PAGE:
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Brief history of the Dutch Socialist Party

[taken from its website]

Having started as a leftist fledgling in 1972, the SP has, at the beginning of the 21st century, become a factor in Dutch politics and society that is impossible to ignore. We will briefly sketch this eventful history.

Workers march for better wages, 1973How it started

The foundation of the SP on Sunday 22 October 1972 wasn’t really that special. After all, these were the times when many political parties were formed, transformed and deformed. Especially on the left wing of the political spectrum it was a busy time. Inspired by the Beatles, the Stones, Bob Dylan and flower power mainly young people in Western Europe and North America had attacked the sacred cows of the post war era. “Social change” was high on the agenda of everyone on the left. Those were the days of big ideals. The Netherlands must be turned upside down, capitalism must disappear, and socialism would soon reign on earth, starting in the Netherlands. In 1972 that didn’t sound exaggerated. Society seemed adrift.

From socialism to a 'social ism'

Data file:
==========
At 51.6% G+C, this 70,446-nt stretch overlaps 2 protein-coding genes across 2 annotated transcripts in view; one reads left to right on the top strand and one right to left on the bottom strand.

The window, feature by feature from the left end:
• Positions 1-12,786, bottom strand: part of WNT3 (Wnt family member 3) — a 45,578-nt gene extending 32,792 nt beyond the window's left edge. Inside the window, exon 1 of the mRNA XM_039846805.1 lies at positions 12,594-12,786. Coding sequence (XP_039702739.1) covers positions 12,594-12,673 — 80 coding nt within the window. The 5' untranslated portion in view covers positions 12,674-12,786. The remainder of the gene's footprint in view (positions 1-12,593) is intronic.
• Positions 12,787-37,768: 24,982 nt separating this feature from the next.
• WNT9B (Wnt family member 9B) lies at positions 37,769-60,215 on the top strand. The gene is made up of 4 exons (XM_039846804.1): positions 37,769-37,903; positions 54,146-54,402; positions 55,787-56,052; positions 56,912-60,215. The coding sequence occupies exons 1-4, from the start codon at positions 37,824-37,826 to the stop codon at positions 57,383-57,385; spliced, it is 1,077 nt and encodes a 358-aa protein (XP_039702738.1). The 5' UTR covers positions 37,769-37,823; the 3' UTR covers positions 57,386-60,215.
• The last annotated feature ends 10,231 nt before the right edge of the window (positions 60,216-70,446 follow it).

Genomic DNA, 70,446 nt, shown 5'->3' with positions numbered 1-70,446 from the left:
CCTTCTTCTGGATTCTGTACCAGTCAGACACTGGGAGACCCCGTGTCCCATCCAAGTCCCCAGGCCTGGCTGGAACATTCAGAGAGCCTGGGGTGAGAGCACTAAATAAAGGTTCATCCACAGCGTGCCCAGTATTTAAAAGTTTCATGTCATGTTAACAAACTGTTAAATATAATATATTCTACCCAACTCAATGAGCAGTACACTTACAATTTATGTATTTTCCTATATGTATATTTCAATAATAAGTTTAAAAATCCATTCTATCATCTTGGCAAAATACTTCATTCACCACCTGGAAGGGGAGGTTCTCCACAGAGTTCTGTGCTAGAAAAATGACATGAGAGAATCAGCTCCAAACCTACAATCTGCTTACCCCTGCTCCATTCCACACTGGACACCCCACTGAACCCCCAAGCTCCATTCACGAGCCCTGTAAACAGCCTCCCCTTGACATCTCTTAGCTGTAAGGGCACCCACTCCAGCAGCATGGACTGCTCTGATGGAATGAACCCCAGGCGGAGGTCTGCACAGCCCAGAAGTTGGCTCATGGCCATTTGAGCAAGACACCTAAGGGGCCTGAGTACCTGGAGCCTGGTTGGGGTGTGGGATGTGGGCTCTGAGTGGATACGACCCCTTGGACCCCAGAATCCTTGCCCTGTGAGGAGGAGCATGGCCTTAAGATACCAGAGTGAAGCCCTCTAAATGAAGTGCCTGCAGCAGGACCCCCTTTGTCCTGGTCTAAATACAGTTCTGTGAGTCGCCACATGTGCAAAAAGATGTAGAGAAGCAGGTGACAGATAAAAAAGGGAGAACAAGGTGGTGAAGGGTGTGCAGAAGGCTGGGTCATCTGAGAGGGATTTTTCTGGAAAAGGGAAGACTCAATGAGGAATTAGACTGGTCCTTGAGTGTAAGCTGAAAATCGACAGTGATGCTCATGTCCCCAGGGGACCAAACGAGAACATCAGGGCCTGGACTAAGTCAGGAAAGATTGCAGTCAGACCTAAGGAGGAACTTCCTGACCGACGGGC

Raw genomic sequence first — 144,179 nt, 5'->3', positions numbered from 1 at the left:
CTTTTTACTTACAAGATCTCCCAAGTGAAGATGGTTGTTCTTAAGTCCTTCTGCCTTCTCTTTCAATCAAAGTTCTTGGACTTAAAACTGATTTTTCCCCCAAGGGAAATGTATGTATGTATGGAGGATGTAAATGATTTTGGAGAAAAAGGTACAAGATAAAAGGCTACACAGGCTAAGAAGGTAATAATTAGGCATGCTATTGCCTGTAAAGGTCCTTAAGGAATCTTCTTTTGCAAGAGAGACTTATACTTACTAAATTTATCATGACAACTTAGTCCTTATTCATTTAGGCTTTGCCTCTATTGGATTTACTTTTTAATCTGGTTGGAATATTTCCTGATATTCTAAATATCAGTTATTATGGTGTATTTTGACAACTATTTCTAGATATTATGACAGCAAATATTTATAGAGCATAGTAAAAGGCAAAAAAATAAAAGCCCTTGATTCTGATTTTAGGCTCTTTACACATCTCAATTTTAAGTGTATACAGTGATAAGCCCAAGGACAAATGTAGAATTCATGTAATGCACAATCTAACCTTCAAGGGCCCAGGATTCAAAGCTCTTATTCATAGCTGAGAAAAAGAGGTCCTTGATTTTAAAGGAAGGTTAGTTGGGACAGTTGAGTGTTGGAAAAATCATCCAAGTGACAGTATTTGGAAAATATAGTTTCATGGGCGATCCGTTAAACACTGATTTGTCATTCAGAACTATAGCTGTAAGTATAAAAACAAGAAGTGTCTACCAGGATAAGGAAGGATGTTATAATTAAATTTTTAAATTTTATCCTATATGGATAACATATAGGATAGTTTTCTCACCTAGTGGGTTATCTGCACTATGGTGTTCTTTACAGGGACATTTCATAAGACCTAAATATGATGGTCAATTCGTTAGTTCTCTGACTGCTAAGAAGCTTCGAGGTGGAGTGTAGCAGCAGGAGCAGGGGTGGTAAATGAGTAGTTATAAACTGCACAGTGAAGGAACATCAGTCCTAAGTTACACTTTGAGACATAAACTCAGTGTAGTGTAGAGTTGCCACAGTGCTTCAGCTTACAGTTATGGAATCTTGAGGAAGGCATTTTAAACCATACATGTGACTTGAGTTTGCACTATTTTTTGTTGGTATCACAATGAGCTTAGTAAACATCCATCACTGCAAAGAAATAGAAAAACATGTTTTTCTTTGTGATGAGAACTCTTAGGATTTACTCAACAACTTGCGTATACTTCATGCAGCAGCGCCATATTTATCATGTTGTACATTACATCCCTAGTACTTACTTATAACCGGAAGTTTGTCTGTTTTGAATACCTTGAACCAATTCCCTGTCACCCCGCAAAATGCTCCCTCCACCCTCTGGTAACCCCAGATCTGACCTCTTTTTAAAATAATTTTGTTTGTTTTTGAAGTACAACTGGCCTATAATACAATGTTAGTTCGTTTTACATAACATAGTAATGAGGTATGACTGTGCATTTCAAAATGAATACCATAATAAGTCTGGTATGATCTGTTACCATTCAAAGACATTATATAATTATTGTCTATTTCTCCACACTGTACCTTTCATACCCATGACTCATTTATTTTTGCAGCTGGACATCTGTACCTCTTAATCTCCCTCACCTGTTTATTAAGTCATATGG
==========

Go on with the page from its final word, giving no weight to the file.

In its first years, the SP was called a “Maoist” party. That is to say that beside the traditional Marxist criticism of capitalism it was the political views of the Chinese rebel leader and statesman that served as a guideline. Wasn't it the great Mao Tsetung who had made sure that one-fourth of the world population was no longer hungry and suppressed by bosses – while elsewhere suppression and exploitation were of the order of the day? Fine lines about nice ideals, but for the SP members it was only hearsay. The more they learned about China, the more reality appeared to differ from illusion. The “Chinese love affair” came to an end. The young SP distanced itself from teachers from faraway lands and became a party that was focused on the Netherlands. A very practical SOCIAL ism took the place of theoretical socialism. Everywhere in the country the SP lent a helping hand to residents, tenants, consumers, employees. They even ran their own medical centres, employing their own doctors, and demonstrating in a very practical way how they wanted to shape the public health sector. Thus the SP became a special party: strong and successful at the base, but without a national presence or views on national issues. The need for that was lacking. Everything took place locally. The SP may have been registered as a national political party, but in practice it operated as a “federation of local branches”.